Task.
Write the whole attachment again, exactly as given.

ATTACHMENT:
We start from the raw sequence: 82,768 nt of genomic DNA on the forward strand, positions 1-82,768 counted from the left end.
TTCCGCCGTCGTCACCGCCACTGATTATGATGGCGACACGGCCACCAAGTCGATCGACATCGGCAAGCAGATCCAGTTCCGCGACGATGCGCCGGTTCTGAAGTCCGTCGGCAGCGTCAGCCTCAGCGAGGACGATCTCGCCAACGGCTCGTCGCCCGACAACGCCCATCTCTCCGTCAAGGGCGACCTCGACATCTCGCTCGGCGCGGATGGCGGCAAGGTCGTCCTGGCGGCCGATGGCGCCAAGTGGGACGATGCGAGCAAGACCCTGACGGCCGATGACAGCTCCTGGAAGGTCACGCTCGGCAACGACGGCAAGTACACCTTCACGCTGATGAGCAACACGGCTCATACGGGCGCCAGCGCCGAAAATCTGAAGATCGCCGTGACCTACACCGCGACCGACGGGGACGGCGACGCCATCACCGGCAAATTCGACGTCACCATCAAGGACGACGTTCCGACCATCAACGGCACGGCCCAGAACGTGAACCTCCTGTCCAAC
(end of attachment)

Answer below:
We start from the raw sequence: 82,768 nt of genomic DNA on the forward strand, positions 1-82,768 counted from the left end.
TTCCGCCGTCGTCACCGCCACTGATTATGATGGCGACACGGCCACCAAGTCGATCGACATCGGCAAGCAGATCCAGTTCCGCGACGATGCGCCGGTTCTGAAGTCCGTCGGCAGCGTCAGCCTCAGCGAGGACGATCTCGCCAACGGCTCGTCGCCCGACAACGCCCATCTCTCCGTCAAGGGCGACCTCGACATCTCGCTCGGCGCGGATGGCGGCAAGGTCGTCCTGGCGGCCGATGGCGCCAAGTGGGACGATGCGAGCAAGACCCTGACGGCCGATGACAGCTCCTGGAAGGTCACGCTCGGCAACGACGGCAAGTACACCTTCACGCTGATGAGCAACACGGCTCATACGGGCGCCAGCGCCGAAAATCTGAAGATCGCCGTGACCTACACCGCGACCGACGGGGACGGCGACGCCATCACCGGCAAATTCGACGTCACCATCAAGGACGACGTTCCGACCATCAACGGCACGGCCCAGAACGTGAACCTCCTGTCCAAC